Yes, felons can vote here

September 25, 2008
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Indiana may have made national headlines for its strict voter ID laws this year, but when it comes to felons being able to vote, Indiana is one of the better states in the country.

In Indiana, imprisoned felons can’t vote, but once they are released from confinement they are eligible to register to vote. Those on probation or parole can also vote here, as is the case in all of our neighboring states – except Kentucky.

In Kentucky, a convicted felon who has completed his or her sentence can’t vote unless he or she petitions to the governor to restore their voting rights. That’s just insane. People who have “served their debt to society” should be able to vote in elections without asking the governor to let them.

There is a misconception by the general public that once you’ve been to prison, you can’t vote anymore. No wonder there are numerous groups around the country pushing to get the word out to convicted felons out of prison that they can vote, depending on the state they live in. Here, there is one group in Fort Wayne – the Grassroots Effort Committee For Change – that is trying to recruit more than 500 volunteers to educate the population and register felon voters.

There’s no denying the hype surrounding this year’s presidential election, and it’s there for good reason. This year will be historic – we’ll have either the first African-American president or the first woman vice president. Plus, with the state of the nation right now, whoever is elected president will have a chance to help our economy, address health-care issues, dictate what happens with our troops in the Middle East, probably appoint a Supreme Court justice or two, and determine in what direction our country will head.

Just as there are campaigns to get the word out to the general public about needing a picture ID to vote, there should be campaigns to let felons who have served their time know they can vote, too. As we saw in the close presidential race of 2000, every vote matters.
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  1. I gave tempparry guardship to a friend of my granddaughter in 2012. I went to prison. I had custody. My daughter went to prison to. We are out. My daughter gave me custody but can get her back. She was not order to give me custody . but now we want granddaughter back from friend. She's 14 now. What rights do we have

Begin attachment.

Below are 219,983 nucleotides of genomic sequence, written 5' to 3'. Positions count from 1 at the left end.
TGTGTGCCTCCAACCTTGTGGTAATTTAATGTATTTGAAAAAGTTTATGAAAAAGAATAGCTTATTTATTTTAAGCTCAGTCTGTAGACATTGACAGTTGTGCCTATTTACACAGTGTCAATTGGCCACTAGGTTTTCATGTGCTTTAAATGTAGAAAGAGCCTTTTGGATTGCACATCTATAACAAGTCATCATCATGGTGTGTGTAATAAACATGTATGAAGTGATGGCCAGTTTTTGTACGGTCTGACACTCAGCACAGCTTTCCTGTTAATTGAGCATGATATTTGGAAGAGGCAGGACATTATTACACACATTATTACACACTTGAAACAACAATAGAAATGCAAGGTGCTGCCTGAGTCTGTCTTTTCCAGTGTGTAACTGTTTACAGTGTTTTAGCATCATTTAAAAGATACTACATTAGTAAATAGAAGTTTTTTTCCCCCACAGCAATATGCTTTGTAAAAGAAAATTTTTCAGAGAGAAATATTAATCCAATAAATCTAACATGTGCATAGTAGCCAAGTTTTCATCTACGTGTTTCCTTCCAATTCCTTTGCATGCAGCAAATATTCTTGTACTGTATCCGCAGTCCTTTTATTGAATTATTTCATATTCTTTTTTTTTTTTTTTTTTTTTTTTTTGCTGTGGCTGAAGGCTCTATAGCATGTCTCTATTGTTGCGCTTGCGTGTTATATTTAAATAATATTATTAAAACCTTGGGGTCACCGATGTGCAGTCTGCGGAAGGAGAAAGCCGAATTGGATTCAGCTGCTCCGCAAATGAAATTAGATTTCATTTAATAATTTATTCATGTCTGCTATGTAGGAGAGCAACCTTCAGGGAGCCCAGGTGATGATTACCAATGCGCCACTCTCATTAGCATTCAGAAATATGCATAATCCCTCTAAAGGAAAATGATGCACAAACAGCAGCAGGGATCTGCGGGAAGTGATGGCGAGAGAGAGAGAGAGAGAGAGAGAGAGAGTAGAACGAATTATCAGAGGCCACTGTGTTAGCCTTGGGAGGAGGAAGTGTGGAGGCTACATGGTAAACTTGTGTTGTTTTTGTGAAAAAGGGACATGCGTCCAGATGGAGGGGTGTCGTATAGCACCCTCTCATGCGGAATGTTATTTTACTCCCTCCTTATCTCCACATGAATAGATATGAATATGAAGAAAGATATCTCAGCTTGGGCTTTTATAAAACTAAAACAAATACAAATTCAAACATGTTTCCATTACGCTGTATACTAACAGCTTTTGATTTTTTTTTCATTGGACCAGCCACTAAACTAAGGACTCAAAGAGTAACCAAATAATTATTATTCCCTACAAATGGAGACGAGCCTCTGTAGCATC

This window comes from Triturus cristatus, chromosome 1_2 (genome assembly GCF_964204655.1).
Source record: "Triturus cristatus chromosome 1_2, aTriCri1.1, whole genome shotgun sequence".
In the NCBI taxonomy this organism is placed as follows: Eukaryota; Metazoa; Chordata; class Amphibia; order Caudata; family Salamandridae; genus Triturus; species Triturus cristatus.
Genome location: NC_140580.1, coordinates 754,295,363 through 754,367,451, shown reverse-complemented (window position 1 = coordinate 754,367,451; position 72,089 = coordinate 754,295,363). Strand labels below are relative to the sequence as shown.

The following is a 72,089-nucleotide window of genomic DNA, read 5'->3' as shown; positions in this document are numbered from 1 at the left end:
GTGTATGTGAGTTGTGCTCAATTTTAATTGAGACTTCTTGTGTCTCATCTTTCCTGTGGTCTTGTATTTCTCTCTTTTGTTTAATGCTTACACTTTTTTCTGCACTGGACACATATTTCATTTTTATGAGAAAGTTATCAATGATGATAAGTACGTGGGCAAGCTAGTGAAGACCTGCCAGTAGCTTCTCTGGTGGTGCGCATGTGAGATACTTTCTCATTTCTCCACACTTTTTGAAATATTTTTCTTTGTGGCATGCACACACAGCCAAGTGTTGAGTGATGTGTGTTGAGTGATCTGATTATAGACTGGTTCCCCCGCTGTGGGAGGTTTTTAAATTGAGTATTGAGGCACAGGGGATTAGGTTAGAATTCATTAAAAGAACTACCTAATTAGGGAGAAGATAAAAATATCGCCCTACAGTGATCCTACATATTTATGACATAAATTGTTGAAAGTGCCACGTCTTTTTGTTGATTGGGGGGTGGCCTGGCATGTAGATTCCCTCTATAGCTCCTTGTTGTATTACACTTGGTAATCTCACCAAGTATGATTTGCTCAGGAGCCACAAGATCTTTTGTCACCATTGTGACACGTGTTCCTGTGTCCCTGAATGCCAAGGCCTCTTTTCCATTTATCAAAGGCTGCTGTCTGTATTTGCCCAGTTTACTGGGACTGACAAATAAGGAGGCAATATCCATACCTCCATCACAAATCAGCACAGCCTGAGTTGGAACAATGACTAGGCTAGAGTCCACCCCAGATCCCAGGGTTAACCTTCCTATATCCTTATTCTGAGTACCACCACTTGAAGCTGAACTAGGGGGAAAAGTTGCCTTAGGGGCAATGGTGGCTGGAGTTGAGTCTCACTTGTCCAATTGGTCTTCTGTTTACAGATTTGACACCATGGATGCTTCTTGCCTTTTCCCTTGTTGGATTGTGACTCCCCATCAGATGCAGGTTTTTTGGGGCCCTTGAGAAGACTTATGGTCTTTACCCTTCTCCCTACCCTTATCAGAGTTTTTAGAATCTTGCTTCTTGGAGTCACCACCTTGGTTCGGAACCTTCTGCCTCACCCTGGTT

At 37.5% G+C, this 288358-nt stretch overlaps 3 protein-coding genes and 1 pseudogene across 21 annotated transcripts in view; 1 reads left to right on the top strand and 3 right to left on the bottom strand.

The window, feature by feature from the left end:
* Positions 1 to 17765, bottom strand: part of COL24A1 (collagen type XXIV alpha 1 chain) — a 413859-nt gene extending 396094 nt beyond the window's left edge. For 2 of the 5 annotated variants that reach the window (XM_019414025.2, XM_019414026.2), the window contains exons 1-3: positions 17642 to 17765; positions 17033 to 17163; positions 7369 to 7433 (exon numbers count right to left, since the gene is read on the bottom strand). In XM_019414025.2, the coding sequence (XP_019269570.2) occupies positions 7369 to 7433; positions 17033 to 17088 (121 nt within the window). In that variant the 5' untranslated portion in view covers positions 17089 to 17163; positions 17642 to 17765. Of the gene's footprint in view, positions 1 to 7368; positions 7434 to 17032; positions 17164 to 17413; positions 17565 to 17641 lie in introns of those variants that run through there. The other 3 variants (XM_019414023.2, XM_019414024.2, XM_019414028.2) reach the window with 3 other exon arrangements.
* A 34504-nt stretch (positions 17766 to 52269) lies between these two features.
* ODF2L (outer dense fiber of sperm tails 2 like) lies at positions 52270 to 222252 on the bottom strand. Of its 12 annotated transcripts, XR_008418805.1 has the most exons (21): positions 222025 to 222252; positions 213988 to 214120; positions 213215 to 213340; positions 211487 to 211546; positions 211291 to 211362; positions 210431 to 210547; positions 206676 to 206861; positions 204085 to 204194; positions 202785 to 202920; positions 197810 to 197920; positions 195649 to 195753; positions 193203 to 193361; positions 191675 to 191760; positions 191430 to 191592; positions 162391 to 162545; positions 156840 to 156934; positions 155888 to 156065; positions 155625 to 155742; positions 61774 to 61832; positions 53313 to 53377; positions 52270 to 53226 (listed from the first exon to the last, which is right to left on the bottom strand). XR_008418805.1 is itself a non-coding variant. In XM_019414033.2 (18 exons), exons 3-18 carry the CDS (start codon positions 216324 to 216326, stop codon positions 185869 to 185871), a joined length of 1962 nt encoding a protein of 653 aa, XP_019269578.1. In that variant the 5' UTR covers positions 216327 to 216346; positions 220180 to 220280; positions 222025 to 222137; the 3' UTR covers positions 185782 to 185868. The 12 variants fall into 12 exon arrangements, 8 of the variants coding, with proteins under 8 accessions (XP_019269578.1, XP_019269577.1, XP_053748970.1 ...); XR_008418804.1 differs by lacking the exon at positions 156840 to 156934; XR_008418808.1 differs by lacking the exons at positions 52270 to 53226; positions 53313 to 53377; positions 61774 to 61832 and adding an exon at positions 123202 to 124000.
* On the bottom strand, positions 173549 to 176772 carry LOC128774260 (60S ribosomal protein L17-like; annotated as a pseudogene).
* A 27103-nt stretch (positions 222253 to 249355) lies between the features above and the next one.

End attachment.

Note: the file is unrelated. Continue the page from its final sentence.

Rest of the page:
2. This sure is not what most who value good governance consider the Rule of Law to entail: "In a letter dated March 2, which Brizzi forwarded to IBJ, the commission dismissed the grievance “on grounds that there is not reasonable cause to believe that you are guilty of misconduct.”" Yet two month later reasonable cause does exist? (Or is the commission forging ahead, the need for reasonable belief be damned? -- A seeming violation of the Rules of Profession Ethics on the part of the commission) Could the rule of law theory cause one to believe that an explanation is in order? Could it be that Hoosier attorneys live under Imperial Law (which is also a t-word that rhymes with infamy) in which the Platonic guardians can do no wrong and never owe the plebeian class any explanation for their powerful actions. (Might makes it right?) Could this be a case of politics directing the commission, as celebrated IU Mauer Professor (the late) Patrick Baude warned was happening 20 years ago in his controversial (whisteblowing) ethics lecture on a quite similar topic: http://www.repository.law.indiana.edu/cgi/viewcontent.cgi?article=1498&context=ilj

  3. I have a case presently pending cert review before the SCOTUS that reveals just how Indiana regulates the bar. I have been denied licensure for life for holding the wrong views and questioning the grand inquisitors as to their duties as to state and federal constitutional due process. True story: https://www.scribd.com/doc/299040839/2016Petitionforcert-to-SCOTUS Shorter, Amici brief serving to frame issue as misuse of govt licensure: https://www.scribd.com/doc/312841269/Thomas-More-Society-Amicus-Brown-v-Ind-Bd-of-Law-Examiners

  4. Here's an idea...how about we MORE heavily regulate the law schools to reduce the surplus of graduates, driving starting salaries up for those new grads, so that we can all pay our insane amount of student loans off in a reasonable amount of time and then be able to afford to do pro bono & low-fee work? I've got friends in other industries, radiology for example, and their schools accept a very limited number of students so there will never be a glut of new grads and everyone's pay stays high. For example, my radiologist friend's school accepted just six new students per year.

  5. I totally agree with John Smith.

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